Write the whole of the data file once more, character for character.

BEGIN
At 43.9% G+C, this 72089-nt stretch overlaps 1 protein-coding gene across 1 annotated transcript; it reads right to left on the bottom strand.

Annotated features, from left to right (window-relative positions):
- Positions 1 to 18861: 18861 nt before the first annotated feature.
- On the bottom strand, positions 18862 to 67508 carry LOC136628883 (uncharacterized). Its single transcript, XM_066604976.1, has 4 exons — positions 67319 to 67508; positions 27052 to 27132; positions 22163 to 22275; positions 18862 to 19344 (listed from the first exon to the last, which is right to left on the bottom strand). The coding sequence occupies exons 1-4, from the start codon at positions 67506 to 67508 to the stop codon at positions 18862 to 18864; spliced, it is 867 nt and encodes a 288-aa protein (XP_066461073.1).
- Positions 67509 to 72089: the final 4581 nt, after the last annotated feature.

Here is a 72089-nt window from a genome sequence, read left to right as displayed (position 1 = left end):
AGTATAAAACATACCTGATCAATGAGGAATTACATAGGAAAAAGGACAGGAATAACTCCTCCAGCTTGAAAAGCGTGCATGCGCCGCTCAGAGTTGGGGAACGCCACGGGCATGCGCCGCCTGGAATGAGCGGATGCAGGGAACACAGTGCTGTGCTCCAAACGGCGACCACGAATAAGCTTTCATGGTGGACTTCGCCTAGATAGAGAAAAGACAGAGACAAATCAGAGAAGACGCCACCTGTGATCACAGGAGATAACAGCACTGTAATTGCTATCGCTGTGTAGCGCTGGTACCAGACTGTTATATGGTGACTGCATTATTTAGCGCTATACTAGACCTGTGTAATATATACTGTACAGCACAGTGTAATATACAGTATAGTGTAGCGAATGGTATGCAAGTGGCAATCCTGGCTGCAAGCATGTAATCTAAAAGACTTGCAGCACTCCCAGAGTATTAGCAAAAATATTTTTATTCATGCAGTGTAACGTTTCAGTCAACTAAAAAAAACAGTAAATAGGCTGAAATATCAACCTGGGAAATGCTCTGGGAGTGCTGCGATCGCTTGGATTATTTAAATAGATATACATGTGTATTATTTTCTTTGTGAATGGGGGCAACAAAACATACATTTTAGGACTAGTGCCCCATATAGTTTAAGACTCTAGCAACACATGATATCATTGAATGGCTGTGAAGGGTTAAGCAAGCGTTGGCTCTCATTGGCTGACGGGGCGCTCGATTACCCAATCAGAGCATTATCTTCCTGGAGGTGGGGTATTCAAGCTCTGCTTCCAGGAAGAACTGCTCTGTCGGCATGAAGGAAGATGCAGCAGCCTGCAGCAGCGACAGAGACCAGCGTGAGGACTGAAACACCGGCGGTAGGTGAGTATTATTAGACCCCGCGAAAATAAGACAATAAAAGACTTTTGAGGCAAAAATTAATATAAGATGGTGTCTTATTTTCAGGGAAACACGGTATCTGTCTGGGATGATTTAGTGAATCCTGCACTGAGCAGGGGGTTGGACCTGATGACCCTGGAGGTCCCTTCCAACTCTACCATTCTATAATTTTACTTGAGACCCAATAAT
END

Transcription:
At 43.9% G+C, this 72089-nt stretch overlaps 1 protein-coding gene across 1 annotated transcript; it reads right to left on the bottom strand.

Annotated features, from left to right (window-relative positions):
- Positions 1 to 18861: 18861 nt before the first annotated feature.
- On the bottom strand, positions 18862 to 67508 carry LOC136628883 (uncharacterized). Its single transcript, XM_066604976.1, has 4 exons — positions 67319 to 67508; positions 27052 to 27132; positions 22163 to 22275; positions 18862 to 19344 (listed from the first exon to the last, which is right to left on the bottom strand). The coding sequence occupies exons 1-4, from the start codon at positions 67506 to 67508 to the stop codon at positions 18862 to 18864; spliced, it is 867 nt and encodes a 288-aa protein (XP_066461073.1).
- Positions 67509 to 72089: the final 4581 nt, after the last annotated feature.

Here is a 72089-nt window from a genome sequence, read left to right as displayed (position 1 = left end):
AGTATAAAACATACCTGATCAATGAGGAATTACATAGGAAAAAGGACAGGAATAACTCCTCCAGCTTGAAAAGCGTGCATGCGCCGCTCAGAGTTGGGGAACGCCACGGGCATGCGCCGCCTGGAATGAGCGGATGCAGGGAACACAGTGCTGTGCTCCAAACGGCGACCACGAATAAGCTTTCATGGTGGACTTCGCCTAGATAGAGAAAAGACAGAGACAAATCAGAGAAGACGCCACCTGTGATCACAGGAGATAACAGCACTGTAATTGCTATCGCTGTGTAGCGCTGGTACCAGACTGTTATATGGTGACTGCATTATTTAGCGCTATACTAGACCTGTGTAATATATACTGTACAGCACAGTGTAATATACAGTATAGTGTAGCGAATGGTATGCAAGTGGCAATCCTGGCTGCAAGCATGTAATCTAAAAGACTTGCAGCACTCCCAGAGTATTAGCAAAAATATTTTTATTCATGCAGTGTAACGTTTCAGTCAACTAAAAAAAACAGTAAATAGGCTGAAATATCAACCTGGGAAATGCTCTGGGAGTGCTGCGATCGCTTGGATTATTTAAATAGATATACATGTGTATTATTTTCTTTGTGAATGGGGGCAACAAAACATACATTTTAGGACTAGTGCCCCATATAGTTTAAGACTCTAGCAACACATGATATCATTGAATGGCTGTGAAGGGTTAAGCAAGCGTTGGCTCTCATTGGCTGACGGGGCGCTCGATTACCCAATCAGAGCATTATCTTCCTGGAGGTGGGGTATTCAAGCTCTGCTTCCAGGAAGAACTGCTCTGTCGGCATGAAGGAAGATGCAGCAGCCTGCAGCAGCGACAGAGACCAGCGTGAGGACTGAAACACCGGCGGTAGGTGAGTATTATTAGACCCCGCGAAAATAAGACAATAAAAGACTTTTGAGGCAAAAATTAATATAAGATGGTGTCTTATTTTCAGGGAAACACGGTATCTGTCTGGGATGATTTAGTGAATCCTGCACTGAGCAGGGGGTTGGACCTGATGACCCTGGAGGTCCCTTCCAACTCTACCATTCTATAATTTTACTTGAGACCCAATAAT